Concert review • Stunning pieces spanning the centuries fill Libby Gardner Hall.
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No theater fan would miss the chance to see and hear Ian McKellen perform "Macbeth" or, were he still alive, John Gielgud perform "Hamlet." No sports fan would miss the chance to watch Michael Jordan in his prime with the Chicago Bulls. So it is that no fan of chamber music would miss the chance to see and hear one of the great contemporary outfits of our time, the Takács Quartet.
That's a simple way of placing this esteemed quartet on a plane of comparison anyone can understand. Thankfully, the world of string quartets rarely falls to that sort of contest. Music tastes are too subjective, and individual standards across composers too varied to make any one quartet fit anyone's criterion.
If the hostage-takers of artistic demand ever demanded ransom, though, there's no doubt Takács Quartet could pay in full and then some.
Founded 1975 in Budapest, the current lineup features two of its original Hungarian members: second violinist Károly Schranz and cellist András Fejér. With British violinist Edward Dusinberre joining as first violinist in 1993, they wasted no time producing first-rate recordings of the two bodies of work most central to quartet playing: the quartets of Bela Bartók in 1998, followed by the complete cycle of Beethoven's quartets in 2005. With the addition of American violist Geraldine Walther in 2006, for years principal player of the San Francisco Symphony, the Takács then recorded two Schubert quartets.
Thursday's concert, the same night of the U.S. vice presidential debate, began genially enough, with Haydn's Quartet in D Major, Op. 76, No. 5, conceived at a time when the Austrian composer was plush enough in commissions to expand his art. The Takács played the 1797 work which smiles broadly between movements in singing lines that rose and fell with the ease of a supreme, natural gravity.
Schubert's "Rosamunde" quartet in A Minor, finished four years before the composer's untimely death, announced a more mournful tone, veering just on the edge of the personal agony that marked his later works. The opening movement and Andante were beautiful beyond words. The sigh of Schranz and Dusinberre's violins followed the deep notes of Fejér's cello into ecstasies, all bridged by the middle-voice of Walther's viola, in the work's exquisite Menuetto: Allegro movement.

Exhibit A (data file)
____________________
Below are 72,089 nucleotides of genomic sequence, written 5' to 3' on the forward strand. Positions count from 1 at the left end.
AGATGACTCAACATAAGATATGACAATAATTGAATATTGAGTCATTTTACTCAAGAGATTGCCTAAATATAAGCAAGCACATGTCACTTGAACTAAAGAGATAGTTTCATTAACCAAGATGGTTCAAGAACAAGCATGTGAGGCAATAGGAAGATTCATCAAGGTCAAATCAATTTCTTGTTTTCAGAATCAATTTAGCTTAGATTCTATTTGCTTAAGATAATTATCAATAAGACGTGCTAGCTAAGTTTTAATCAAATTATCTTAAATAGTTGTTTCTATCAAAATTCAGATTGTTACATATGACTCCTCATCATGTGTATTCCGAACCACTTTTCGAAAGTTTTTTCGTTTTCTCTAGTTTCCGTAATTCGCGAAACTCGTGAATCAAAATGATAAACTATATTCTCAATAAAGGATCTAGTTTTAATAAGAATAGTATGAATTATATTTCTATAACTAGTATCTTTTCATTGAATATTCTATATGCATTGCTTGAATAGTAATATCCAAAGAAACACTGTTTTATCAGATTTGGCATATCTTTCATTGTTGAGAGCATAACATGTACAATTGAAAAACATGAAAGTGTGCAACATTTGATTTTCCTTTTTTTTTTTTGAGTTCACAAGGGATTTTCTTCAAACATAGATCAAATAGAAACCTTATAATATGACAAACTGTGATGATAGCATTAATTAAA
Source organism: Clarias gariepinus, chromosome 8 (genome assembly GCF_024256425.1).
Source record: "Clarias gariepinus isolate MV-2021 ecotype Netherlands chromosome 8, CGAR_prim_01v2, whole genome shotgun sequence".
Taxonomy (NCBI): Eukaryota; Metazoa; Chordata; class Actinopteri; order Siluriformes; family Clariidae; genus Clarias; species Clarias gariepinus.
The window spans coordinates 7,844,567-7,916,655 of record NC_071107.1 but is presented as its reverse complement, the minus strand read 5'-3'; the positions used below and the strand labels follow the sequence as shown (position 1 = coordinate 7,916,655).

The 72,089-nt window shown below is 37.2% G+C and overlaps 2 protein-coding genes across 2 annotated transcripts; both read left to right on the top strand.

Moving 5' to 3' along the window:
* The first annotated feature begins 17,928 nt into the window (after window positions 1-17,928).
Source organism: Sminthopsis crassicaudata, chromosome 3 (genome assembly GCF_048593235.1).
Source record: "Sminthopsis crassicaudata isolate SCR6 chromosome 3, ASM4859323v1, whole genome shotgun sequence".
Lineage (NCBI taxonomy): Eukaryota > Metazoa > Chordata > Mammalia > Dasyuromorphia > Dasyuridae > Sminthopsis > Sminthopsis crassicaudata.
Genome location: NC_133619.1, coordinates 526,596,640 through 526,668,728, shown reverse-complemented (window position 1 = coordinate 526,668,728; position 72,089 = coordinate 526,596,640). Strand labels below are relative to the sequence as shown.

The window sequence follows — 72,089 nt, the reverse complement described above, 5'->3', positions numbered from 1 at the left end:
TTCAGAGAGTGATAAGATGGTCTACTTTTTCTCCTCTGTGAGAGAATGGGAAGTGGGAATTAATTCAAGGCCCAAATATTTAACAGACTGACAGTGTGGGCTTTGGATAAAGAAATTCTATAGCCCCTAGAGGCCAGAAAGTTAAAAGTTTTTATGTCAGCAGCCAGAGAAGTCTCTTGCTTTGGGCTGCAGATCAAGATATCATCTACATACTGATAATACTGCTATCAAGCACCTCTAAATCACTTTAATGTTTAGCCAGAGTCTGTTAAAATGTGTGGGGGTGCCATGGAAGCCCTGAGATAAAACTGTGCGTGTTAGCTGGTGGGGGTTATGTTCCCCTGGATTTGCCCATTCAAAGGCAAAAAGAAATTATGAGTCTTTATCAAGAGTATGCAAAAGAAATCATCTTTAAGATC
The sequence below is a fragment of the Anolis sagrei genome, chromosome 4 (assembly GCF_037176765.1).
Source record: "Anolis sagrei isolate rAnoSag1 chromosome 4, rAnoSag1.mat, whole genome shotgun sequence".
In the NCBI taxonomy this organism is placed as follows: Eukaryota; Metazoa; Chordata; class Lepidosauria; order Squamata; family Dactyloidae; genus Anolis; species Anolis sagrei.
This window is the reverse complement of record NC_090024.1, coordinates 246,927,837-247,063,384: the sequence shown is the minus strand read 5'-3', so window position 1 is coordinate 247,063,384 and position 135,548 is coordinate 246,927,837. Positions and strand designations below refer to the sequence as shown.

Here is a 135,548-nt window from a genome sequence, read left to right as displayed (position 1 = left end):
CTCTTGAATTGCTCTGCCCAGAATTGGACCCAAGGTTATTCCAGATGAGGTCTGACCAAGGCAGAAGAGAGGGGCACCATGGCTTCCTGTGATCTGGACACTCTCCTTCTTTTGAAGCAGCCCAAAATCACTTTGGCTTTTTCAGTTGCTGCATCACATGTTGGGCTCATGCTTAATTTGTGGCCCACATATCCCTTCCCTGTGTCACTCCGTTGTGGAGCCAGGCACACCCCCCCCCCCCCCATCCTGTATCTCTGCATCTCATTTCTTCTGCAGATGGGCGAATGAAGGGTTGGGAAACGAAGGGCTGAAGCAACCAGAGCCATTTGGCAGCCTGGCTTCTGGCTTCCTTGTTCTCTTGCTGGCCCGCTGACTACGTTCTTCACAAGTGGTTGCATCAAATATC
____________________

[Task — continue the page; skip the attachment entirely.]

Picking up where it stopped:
Then it was time to fasten the seat belts for Bartók's fourth quartet, a bracing work in five movements, the fourth of which requires that the quartet place all bows to the side for pizzicato plucking of the strings. "Magyar fire" is the critic's standard trope whenever the quartets of Bartók are invoked, if only because the works themselves draw heavily from the tradition of Hungarian folk songs the composer knew so well.
The Takács played the work almost as if straight from their blood, coming close to stamping their feet to emphasize the work's swirling lyrical lines, tumultuous rhythms, and motifs that invoke the scamper of insects even as the notes conjure rainbows.
The quartet's consummate precision, synchronicity and, above all, artistry was evident at every moment. The end of every note melted as if into silence before another began, lines were exchanged as if by reflex.
It's often said of string quartets that they must play as siblings in unison after being separated at birth. With the Takács, the power of their focus is such that it's doubtful they were ever separated. Each work breathed both at the cellular level, where every detail is groomed, and at the level of the whole organism, where limbs, muscle and mind propel it forward.
After a standing ovation, the quartet's achingly beautiful performance of the slow movement from Antonín Dvorák's "American Quartet" made a solace-filled end to an evening that offered a whirlwind tour through time of the string quartet itself.
Classical music fans can argue for themselves which of today's quartets stands as "best." For this Thursday night, as the vice presidential candidates bickered, the Takács made music that needed no fact-checking.